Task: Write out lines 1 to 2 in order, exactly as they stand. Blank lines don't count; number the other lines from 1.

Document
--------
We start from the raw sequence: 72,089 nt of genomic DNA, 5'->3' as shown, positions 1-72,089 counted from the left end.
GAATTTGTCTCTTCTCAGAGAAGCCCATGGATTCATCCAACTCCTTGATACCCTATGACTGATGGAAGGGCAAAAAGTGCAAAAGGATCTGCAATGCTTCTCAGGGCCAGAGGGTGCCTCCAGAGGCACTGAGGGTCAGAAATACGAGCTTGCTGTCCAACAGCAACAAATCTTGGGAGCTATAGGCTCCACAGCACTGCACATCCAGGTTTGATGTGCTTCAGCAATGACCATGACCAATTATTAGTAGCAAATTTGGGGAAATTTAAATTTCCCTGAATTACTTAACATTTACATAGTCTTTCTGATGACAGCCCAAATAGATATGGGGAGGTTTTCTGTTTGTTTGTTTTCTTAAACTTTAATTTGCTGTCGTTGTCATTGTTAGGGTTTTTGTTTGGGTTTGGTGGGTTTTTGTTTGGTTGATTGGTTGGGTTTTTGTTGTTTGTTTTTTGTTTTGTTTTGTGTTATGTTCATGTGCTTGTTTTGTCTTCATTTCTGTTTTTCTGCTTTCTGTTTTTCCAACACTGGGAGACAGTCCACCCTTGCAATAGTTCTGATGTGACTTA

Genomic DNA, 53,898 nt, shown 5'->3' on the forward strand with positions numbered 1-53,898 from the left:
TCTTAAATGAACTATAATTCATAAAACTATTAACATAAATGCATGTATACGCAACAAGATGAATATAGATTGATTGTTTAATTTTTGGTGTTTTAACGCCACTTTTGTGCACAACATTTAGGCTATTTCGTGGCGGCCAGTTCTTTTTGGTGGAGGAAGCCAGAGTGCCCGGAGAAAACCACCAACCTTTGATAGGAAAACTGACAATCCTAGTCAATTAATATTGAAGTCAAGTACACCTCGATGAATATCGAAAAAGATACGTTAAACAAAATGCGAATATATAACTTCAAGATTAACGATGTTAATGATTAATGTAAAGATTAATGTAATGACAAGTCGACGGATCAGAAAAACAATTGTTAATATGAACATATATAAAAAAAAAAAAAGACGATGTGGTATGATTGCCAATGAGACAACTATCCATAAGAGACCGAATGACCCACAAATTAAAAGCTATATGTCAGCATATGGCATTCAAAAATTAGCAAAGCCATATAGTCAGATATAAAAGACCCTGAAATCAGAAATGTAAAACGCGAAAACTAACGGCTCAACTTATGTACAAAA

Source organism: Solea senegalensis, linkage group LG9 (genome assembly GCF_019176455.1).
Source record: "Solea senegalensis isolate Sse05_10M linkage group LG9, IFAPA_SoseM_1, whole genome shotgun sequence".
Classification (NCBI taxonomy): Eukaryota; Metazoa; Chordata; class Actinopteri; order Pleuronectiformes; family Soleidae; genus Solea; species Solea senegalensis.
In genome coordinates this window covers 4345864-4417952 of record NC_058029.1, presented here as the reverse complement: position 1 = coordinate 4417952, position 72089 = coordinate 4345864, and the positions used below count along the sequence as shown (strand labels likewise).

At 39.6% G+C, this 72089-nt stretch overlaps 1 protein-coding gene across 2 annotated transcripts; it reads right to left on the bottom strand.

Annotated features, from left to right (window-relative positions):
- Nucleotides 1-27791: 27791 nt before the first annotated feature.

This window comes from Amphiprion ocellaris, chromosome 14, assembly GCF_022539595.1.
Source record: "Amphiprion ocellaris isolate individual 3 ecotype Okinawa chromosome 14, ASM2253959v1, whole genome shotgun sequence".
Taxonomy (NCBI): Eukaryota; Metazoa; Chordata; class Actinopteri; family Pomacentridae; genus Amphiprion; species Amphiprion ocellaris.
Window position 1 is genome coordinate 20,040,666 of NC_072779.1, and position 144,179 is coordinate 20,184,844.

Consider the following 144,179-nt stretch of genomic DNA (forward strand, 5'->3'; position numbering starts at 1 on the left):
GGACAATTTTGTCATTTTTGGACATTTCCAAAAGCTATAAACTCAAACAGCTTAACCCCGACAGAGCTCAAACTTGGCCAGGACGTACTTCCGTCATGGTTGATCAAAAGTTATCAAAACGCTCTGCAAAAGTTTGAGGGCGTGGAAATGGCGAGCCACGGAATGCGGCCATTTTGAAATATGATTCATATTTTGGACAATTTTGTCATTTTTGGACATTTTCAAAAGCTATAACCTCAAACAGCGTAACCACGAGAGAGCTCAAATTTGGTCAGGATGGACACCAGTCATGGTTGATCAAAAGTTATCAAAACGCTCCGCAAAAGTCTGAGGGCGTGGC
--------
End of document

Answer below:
We start from the raw sequence: 72,089 nt of genomic DNA, 5'->3' as shown, positions 1-72,089 counted from the left end.
GAATTTGTCTCTTCTCAGAGAAGCCCATGGATTCATCCAACTCCTTGATACCCTATGACTGATGGAAGGGCAAAAAGTGCAAAAGGATCTGCAATGCTTCTCAGGGCCAGAGGGTGCCTCCAGAGGCACTGAGGGTCAGAAATACGAGCTTGCTGTCCAACAGCAACAAATCTTGGGAGCTATAGGCTCCACAGCACTGCACATCCAGGTTTGATGTGCTTCAGCAATGACCATGACCAATTATTAGTAGCAAATTTGGGGAAATTTAAATTTCCCTGAATTACTTAACATTTACATAGTCTTTCTGATGACAGCCCAAATAGATATGGGGAGGTTTTCTGTTTGTTTGTTTTCTTAAACTTTAATTTGCTGTCGTTGTCATTGTTAGGGTTTTTGTTTGGGTTTGGTGGGTTTTTGTTTGGTTGATTGGTTGGGTTTTTGTTGTTTGTTTTTTGTTTTGTTTTGTGTTATGTTCATGTGCTTGTTTTGTCTTCATTTCTGTTTTTCTGCTTTCTGTTTTTCCAACACTGGGAGACAGTCCACCCTTGCAATAGTTCTGATGTGACTTA